Penn National chooses York Galleria for 'mini-casino'

Jana Benscoter
York Dispatch
  • The application deadline for a state license is Sept. 12.

Penn National plans to place its first "mini-casino" in a vacant department store at Springettsbury Township's York Galleria mall.

Patrons play slot machines at Hollywood Casino in Grantville, near Harrisburg, Friday, August 24, 2018. The casino is operated by Penn National Gaming, which may open a mini-casino in York County. Bill Kalina photo

Eric Schippers, a senior vice president for Penn National, confirmed Thursday that the Wyomissing-based gambling outfit "secured an option on the former Sears store at the York Galleria mall." 

"The company hopes to file an application on Sept. 12 with the Pennsylvania Gaming Control Board for a Category 4 Satellite Casino at that location," Schippers said. 

State Rep. Kristin Phillips-Hill, R-York Township, who sits on the House Gaming Oversight Committee, said while Penn National made its intentions known that it has selected Springettsbury Township, "there has not been an official filing by Penn National with the Pennsylvania Gaming Control Board."

"When the official filing is made, the PGCB will advise the county's legislative delegation," she explained. 

The gaming operator had been eyeing four locations throughout York County: Hellam, Manchester, Shrewbury and Springettsbury townships, Penn National Vice President of Public Affairs Jeff Morris previously confirmed. 

Thursday, August 23, 2018--An area that formerly housed the Sears store in the York Galleria Mall is a possible site for a Penn National betting facility. Bill Kalina photo

Its original license application deadline was in July, but the Pennsylvania Gaming Control Board approved a two-month extension.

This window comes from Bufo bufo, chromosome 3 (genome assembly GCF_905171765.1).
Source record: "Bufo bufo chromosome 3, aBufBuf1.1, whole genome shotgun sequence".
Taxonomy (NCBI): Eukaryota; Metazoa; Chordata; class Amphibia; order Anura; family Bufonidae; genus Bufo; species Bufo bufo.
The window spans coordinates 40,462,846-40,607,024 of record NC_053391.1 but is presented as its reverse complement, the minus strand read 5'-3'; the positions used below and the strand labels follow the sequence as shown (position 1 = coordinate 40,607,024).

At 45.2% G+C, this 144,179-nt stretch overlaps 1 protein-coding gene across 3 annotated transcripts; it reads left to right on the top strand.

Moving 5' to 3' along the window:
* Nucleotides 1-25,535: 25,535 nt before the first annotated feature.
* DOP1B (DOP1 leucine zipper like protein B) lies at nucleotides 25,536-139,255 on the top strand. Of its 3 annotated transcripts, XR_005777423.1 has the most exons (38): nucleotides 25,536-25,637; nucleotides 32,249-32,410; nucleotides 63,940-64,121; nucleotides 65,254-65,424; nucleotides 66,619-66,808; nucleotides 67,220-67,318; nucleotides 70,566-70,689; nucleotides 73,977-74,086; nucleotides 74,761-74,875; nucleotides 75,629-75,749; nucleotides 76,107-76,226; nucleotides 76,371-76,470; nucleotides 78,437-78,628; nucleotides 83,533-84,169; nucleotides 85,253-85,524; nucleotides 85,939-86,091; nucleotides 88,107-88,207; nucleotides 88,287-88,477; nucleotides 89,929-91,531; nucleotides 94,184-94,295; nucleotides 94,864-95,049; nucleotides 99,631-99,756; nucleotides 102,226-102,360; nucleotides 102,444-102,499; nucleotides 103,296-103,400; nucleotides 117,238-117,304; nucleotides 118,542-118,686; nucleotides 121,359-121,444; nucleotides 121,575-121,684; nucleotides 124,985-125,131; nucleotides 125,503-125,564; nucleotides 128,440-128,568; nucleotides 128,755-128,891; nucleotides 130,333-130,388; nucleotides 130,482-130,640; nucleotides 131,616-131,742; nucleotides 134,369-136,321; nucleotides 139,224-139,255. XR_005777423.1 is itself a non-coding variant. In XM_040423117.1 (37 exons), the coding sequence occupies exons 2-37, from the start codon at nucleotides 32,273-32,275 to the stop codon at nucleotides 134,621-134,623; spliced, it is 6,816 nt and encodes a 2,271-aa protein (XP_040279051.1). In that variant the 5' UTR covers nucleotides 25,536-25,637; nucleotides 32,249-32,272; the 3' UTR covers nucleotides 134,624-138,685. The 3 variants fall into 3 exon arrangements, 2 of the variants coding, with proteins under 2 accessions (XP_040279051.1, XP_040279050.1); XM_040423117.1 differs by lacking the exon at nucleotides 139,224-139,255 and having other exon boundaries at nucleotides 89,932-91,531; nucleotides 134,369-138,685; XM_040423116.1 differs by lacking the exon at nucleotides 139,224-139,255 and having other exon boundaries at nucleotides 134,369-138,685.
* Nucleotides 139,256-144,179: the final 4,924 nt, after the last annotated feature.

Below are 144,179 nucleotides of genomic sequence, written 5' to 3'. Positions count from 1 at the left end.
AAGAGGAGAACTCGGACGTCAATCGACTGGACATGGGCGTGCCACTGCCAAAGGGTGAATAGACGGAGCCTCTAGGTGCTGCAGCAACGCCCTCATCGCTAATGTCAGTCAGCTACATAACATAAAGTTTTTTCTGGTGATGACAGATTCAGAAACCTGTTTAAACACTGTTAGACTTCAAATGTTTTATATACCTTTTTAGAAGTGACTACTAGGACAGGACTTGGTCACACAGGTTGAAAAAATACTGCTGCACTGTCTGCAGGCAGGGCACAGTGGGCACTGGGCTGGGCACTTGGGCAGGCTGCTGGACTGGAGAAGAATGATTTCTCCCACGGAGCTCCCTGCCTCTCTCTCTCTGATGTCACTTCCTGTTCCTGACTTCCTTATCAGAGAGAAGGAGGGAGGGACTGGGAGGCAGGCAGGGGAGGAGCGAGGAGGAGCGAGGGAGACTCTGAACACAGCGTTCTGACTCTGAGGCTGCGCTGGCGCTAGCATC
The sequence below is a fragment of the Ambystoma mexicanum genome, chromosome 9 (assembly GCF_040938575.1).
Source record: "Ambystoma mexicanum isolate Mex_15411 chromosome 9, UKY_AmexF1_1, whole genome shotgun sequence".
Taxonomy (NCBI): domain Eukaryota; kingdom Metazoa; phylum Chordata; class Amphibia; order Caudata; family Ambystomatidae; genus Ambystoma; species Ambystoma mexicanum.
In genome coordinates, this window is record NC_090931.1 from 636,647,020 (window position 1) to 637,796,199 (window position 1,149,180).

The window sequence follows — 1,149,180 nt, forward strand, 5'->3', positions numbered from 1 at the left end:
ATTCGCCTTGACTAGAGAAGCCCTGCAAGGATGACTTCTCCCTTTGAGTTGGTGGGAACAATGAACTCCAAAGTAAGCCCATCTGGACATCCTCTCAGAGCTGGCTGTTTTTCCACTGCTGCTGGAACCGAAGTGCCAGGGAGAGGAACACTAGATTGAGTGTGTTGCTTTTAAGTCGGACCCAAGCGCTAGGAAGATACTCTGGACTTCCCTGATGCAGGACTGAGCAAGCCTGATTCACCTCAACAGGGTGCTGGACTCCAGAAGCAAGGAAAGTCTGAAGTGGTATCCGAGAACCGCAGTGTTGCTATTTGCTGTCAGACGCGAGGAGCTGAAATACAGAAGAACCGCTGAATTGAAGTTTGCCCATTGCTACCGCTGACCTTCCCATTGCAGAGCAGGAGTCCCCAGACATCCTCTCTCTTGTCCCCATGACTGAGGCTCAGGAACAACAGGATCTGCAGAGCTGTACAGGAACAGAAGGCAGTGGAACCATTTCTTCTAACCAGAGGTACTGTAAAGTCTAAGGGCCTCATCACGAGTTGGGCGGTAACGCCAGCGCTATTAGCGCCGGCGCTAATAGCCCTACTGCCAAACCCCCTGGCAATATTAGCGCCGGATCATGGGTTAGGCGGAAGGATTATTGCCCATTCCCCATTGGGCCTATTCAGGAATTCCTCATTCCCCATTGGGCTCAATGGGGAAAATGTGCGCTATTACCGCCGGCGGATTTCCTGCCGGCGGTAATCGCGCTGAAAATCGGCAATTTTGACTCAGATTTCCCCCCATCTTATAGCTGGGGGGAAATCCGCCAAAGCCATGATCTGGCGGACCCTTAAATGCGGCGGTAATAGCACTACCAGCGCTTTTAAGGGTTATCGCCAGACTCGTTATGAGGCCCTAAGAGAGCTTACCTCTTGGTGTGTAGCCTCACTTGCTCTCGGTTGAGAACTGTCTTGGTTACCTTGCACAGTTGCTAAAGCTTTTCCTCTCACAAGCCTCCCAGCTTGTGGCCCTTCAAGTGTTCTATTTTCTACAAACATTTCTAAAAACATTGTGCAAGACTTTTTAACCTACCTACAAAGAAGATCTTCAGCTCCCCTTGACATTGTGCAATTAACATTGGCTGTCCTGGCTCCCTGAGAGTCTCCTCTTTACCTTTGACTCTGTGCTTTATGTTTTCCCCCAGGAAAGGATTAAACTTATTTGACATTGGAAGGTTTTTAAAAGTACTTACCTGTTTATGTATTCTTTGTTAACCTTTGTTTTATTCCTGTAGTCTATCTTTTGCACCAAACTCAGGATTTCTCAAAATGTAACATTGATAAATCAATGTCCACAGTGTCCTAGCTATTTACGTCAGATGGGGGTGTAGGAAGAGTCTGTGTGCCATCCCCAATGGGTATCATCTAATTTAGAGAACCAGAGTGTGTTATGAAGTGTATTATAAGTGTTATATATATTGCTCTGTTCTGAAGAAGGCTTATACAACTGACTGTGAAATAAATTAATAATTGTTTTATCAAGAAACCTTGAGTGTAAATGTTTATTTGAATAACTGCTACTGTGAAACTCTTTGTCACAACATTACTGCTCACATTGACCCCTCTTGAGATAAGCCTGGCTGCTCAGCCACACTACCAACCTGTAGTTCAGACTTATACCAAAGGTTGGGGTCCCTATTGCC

"Our hope is to locate our proposed Hollywood Casino York Category 4 satellite casino on the first floor of the former Sears store, which closed in August 2018," Schippers said. "We believe this location, together with our second Category 4 license in Berks County, will provide us a great opportunity to generate new revenues in the commonwealth while protecting our existing market share in central Pennsylvania."  

Additional details on the proposed pending application for Hollywood Casino York will be provided "in conjunction with the filing of our application with the Gaming Board on Sept. 12," Schippers explained. 

Penn National has been in close communication with the township regarding setting up the commonwealth’s first Category 4 mini-casino there.

"On the whole, the board of supervisors will be pleased to hear this news," Springettsbury Township manager Ben Marchant said in a phone interview Thursday morning. "It's an encouraging development. We're hoping it's a catalyst for further revitalization of the Galleria mall."

Gaming expansion: Mini-casinos were allowed under a gaming expansion bill approved in 2017. Earlier this year, Penn National submitted the winning $50 million bid for the opportunity to place a casino in York County.

Mini-casinos can have 750 slot machines, and Penn National, which operates Hollywood Casino near Harrisburg, has said it plans to pay another $2.5 million to operate 30 table games. 

Springettsbury Township initially had opted out, meaning it didn't want to be considered for a mini-casino site, but later it upped the ante by changing its status. 

Dozens of residents showed up at a July public hearing to oppose zoning amendments that approved the use of operating and locating a casino legally in the municipality. 

More:Penn National to York: Casino pushback is welcome

More:Change of heart: Springettsbury board wants in on casino action

Penn National chooses York Galleria Mall

Shoppers: Felton resident Laurie Knisely said she shops at the York Galleria and thinks that a casino is "just not needed."

"There are other things we could spend money on besides a casino," the 36-year-old said. "Maybe if it were off the mall's property and not connected to the mall ... I honestly don't think it's necessary."

Despite the pushback, others think the mini-casino will recharge the mall's waning foot traffic. 

"I think it might bring a lot of people here," 55-year-old Trent Chapin said. 

The Red Lion resident said he thinks it "might help the economy."

"Some people like to go to movies, and some people like to gamble, and that’s fine," Chapin said.